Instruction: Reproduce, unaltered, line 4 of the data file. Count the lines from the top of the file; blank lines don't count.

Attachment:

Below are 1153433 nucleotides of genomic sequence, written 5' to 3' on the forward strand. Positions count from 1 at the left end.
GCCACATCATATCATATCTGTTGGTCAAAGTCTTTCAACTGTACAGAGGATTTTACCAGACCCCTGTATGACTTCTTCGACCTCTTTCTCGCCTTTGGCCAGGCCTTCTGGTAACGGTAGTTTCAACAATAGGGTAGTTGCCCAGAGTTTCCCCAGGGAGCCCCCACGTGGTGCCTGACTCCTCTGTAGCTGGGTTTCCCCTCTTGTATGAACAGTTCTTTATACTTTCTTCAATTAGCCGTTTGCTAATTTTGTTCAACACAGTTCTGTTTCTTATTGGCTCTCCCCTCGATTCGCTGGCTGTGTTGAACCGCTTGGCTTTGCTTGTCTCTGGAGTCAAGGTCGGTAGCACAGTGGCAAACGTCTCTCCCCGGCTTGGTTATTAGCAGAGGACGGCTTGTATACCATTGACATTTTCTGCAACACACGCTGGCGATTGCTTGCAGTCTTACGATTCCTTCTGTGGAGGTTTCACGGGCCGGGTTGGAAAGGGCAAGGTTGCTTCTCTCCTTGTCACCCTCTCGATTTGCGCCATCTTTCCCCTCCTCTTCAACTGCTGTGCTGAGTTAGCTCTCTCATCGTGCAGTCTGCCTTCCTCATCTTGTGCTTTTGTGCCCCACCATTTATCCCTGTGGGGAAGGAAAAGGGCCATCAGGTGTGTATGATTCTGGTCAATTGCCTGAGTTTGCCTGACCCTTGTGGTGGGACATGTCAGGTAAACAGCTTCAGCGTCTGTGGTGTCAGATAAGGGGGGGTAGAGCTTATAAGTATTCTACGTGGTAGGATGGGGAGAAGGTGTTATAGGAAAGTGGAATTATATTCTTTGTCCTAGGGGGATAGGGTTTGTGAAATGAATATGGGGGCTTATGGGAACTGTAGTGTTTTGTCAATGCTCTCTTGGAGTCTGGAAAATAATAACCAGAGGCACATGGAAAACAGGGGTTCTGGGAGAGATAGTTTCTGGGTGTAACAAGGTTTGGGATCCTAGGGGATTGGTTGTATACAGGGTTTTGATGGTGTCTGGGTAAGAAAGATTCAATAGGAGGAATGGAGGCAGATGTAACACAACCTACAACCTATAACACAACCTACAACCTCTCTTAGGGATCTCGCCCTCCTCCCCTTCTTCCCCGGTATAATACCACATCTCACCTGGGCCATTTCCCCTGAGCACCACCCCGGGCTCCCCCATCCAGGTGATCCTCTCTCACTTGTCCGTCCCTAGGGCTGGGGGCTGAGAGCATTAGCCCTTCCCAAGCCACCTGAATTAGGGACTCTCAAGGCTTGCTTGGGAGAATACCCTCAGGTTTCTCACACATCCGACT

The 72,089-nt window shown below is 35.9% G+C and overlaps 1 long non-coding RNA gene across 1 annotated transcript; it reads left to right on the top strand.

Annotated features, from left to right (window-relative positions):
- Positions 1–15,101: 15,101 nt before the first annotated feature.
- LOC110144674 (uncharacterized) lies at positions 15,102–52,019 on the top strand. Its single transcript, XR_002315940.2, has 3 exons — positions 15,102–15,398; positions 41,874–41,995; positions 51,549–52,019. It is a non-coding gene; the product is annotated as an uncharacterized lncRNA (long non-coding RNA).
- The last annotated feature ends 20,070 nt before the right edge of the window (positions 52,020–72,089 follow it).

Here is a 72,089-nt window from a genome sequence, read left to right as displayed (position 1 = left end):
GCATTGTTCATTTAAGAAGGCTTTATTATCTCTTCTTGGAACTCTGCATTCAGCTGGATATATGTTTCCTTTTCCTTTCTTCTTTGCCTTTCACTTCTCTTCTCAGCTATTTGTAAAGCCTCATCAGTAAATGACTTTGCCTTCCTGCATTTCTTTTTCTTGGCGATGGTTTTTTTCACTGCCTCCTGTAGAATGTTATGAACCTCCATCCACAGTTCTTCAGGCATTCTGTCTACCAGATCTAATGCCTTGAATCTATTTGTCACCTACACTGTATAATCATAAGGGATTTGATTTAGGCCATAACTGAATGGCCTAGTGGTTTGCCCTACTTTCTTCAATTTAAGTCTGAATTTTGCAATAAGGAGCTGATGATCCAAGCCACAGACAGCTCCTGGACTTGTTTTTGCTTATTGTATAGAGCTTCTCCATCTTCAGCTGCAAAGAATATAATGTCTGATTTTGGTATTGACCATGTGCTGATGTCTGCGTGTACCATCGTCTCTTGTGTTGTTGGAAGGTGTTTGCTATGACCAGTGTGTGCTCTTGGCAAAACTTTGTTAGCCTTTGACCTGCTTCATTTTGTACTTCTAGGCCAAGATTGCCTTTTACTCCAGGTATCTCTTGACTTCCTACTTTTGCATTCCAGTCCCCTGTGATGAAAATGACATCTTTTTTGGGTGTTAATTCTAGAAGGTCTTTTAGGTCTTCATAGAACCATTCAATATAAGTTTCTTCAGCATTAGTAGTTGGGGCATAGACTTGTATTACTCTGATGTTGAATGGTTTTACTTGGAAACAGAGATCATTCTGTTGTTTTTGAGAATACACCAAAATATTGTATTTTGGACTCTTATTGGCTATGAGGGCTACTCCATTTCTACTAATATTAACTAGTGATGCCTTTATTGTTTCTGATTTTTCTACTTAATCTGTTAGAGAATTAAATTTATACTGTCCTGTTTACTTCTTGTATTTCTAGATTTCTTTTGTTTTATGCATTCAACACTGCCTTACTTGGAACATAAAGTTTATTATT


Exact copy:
Annotated features, from left to right (window-relative positions):